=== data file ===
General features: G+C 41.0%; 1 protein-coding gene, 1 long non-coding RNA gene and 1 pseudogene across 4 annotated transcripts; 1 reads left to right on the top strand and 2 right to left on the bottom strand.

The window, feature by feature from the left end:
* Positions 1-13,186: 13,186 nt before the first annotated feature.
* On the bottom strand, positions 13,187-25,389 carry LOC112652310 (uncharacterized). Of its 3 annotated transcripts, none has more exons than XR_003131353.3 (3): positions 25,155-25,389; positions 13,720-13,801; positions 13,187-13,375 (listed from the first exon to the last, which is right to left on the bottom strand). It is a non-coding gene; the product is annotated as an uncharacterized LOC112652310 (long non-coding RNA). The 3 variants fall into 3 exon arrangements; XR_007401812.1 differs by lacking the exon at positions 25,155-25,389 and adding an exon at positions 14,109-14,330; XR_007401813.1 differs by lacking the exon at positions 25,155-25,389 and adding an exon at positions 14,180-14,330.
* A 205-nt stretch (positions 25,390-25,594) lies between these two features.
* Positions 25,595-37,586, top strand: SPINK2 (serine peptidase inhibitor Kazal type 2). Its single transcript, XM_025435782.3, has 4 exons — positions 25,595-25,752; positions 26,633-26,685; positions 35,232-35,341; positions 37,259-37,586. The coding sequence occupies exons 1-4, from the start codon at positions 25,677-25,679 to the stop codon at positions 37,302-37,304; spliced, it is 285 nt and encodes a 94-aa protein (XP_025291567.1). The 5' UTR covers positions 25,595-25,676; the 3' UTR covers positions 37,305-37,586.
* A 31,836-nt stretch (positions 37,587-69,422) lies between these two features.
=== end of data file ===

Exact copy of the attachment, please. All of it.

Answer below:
General features: G+C 41.0%; 1 protein-coding gene, 1 long non-coding RNA gene and 1 pseudogene across 4 annotated transcripts; 1 reads left to right on the top strand and 2 right to left on the bottom strand.

The window, feature by feature from the left end:
* Positions 1-13,186: 13,186 nt before the first annotated feature.
* On the bottom strand, positions 13,187-25,389 carry LOC112652310 (uncharacterized). Of its 3 annotated transcripts, none has more exons than XR_003131353.3 (3): positions 25,155-25,389; positions 13,720-13,801; positions 13,187-13,375 (listed from the first exon to the last, which is right to left on the bottom strand). It is a non-coding gene; the product is annotated as an uncharacterized LOC112652310 (long non-coding RNA). The 3 variants fall into 3 exon arrangements; XR_007401812.1 differs by lacking the exon at positions 25,155-25,389 and adding an exon at positions 14,109-14,330; XR_007401813.1 differs by lacking the exon at positions 25,155-25,389 and adding an exon at positions 14,180-14,330.
* A 205-nt stretch (positions 25,390-25,594) lies between these two features.
* Positions 25,595-37,586, top strand: SPINK2 (serine peptidase inhibitor Kazal type 2). Its single transcript, XM_025435782.3, has 4 exons — positions 25,595-25,752; positions 26,633-26,685; positions 35,232-35,341; positions 37,259-37,586. The coding sequence occupies exons 1-4, from the start codon at positions 25,677-25,679 to the stop codon at positions 37,302-37,304; spliced, it is 285 nt and encodes a 94-aa protein (XP_025291567.1). The 5' UTR covers positions 25,595-25,676; the 3' UTR covers positions 37,305-37,586.
* A 31,836-nt stretch (positions 37,587-69,422) lies between these two features.